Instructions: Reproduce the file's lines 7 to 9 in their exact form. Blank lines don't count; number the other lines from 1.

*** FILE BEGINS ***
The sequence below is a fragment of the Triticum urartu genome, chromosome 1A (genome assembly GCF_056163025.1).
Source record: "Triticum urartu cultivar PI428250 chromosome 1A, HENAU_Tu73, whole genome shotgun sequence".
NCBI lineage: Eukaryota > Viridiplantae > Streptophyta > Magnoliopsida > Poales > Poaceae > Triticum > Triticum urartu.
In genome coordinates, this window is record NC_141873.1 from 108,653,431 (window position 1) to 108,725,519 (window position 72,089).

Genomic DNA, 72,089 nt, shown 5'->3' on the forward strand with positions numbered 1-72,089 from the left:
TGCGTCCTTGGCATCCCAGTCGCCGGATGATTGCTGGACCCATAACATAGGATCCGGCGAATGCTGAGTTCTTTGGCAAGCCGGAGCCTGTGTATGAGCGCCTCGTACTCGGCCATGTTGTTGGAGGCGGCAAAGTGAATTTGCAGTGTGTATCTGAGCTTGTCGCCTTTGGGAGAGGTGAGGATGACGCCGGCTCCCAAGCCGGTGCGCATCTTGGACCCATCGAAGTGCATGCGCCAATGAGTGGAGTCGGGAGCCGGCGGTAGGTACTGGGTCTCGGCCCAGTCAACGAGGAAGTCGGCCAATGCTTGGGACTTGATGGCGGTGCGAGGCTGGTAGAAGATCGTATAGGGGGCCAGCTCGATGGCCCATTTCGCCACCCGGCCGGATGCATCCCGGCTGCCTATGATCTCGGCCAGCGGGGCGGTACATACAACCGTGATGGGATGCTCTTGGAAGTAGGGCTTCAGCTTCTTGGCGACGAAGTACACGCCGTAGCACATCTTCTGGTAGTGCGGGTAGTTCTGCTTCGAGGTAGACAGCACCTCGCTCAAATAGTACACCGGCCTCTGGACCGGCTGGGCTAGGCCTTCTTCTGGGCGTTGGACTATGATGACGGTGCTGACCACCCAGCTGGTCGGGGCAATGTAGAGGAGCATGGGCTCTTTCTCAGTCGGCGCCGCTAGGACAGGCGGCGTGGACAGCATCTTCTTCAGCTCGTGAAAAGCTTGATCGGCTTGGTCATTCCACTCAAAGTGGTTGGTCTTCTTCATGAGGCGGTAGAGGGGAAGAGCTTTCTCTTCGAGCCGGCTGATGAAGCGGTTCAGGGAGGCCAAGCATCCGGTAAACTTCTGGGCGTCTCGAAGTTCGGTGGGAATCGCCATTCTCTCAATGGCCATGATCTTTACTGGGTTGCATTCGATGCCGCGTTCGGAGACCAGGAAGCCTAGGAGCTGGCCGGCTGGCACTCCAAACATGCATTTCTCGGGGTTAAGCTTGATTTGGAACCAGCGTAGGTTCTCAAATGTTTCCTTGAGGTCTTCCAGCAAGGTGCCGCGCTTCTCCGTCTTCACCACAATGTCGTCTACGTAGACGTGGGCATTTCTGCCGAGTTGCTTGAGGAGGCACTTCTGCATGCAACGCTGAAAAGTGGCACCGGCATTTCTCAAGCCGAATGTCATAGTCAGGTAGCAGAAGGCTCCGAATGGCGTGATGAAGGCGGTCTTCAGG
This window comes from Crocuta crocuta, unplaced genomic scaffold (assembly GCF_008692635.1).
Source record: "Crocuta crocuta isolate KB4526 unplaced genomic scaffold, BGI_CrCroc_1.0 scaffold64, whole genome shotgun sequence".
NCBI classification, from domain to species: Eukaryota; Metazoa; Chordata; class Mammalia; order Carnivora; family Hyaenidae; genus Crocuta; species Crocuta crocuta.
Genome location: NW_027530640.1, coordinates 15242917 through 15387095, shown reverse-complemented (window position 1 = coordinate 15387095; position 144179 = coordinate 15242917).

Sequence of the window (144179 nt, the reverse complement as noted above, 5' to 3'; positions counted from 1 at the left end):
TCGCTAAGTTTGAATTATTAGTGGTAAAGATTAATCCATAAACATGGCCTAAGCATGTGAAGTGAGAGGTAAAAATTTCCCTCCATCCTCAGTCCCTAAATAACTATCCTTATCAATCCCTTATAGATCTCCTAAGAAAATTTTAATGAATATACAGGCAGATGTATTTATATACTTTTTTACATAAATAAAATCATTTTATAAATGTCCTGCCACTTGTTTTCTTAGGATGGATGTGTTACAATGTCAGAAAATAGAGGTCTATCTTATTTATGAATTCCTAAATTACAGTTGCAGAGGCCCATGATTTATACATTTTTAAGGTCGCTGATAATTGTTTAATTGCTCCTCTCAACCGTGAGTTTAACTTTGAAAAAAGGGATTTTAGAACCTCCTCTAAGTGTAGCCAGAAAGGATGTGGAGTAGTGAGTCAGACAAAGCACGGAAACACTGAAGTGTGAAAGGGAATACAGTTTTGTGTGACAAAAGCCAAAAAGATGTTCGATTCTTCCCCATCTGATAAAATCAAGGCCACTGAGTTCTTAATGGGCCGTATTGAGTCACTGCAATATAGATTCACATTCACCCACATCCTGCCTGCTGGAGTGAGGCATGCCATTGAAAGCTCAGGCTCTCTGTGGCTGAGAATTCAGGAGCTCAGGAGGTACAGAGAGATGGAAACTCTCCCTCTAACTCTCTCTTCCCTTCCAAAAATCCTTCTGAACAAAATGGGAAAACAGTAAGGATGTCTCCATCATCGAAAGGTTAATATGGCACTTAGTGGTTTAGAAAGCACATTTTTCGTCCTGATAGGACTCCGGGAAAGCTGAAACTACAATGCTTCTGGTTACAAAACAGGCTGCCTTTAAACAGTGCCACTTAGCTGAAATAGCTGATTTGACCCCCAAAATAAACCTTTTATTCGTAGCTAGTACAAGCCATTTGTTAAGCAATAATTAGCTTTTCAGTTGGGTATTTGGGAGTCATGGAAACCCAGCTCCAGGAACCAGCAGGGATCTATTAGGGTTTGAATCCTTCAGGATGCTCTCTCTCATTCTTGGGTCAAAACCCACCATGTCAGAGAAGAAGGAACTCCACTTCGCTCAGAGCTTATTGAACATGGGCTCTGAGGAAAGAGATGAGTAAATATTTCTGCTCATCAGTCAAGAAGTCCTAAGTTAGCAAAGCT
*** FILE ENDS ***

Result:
This window comes from Crocuta crocuta, unplaced genomic scaffold (assembly GCF_008692635.1).
Source record: "Crocuta crocuta isolate KB4526 unplaced genomic scaffold, BGI_CrCroc_1.0 scaffold64, whole genome shotgun sequence".
NCBI classification, from domain to species: Eukaryota; Metazoa; Chordata; class Mammalia; order Carnivora; family Hyaenidae; genus Crocuta; species Crocuta crocuta.